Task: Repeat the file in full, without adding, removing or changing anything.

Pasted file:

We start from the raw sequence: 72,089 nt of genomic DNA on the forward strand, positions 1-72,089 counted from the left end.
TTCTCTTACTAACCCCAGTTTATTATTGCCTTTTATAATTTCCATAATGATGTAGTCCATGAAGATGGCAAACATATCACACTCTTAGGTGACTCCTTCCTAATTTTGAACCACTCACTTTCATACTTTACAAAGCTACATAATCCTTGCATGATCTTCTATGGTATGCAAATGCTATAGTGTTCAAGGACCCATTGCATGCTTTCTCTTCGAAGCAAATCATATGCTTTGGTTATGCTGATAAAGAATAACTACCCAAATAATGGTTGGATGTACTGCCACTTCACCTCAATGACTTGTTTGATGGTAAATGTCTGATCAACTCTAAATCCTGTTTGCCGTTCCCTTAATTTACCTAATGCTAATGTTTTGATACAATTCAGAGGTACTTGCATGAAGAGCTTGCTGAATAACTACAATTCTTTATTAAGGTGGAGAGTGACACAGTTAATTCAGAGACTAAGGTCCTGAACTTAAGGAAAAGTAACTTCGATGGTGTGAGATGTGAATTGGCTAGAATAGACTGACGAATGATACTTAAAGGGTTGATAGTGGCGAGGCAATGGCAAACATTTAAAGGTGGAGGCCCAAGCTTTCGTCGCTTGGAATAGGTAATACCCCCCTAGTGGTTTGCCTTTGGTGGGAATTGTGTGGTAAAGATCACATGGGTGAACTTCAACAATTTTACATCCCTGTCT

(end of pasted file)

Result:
We start from the raw sequence: 72,089 nt of genomic DNA on the forward strand, positions 1-72,089 counted from the left end.
TTCTCTTACTAACCCCAGTTTATTATTGCCTTTTATAATTTCCATAATGATGTAGTCCATGAAGATGGCAAACATATCACACTCTTAGGTGACTCCTTCCTAATTTTGAACCACTCACTTTCATACTTTACAAAGCTACATAATCCTTGCATGATCTTCTATGGTATGCAAATGCTATAGTGTTCAAGGACCCATTGCATGCTTTCTCTTCGAAGCAAATCATATGCTTTGGTTATGCTGATAAAGAATAACTACCCAAATAATGGTTGGATGTACTGCCACTTCACCTCAATGACTTGTTTGATGGTAAATGTCTGATCAACTCTAAATCCTGTTTGCCGTTCCCTTAATTTACCTAATGCTAATGTTTTGATACAATTCAGAGGTACTTGCATGAAGAGCTTGCTGAATAACTACAATTCTTTATTAAGGTGGAGAGTGACACAGTTAATTCAGAGACTAAGGTCCTGAACTTAAGGAAAAGTAACTTCGATGGTGTGAGATGTGAATTGGCTAGAATAGACTGACGAATGATACTTAAAGGGTTGATAGTGGCGAGGCAATGGCAAACATTTAAAGGTGGAGGCCCAAGCTTTCGTCGCTTGGAATAGGTAATACCCCCCTAGTGGTTTGCCTTTGGTGGGAATTGTGTGGTAAAGATCACATGGGTGAACTTCAACAATTTTACATCCCTGTCT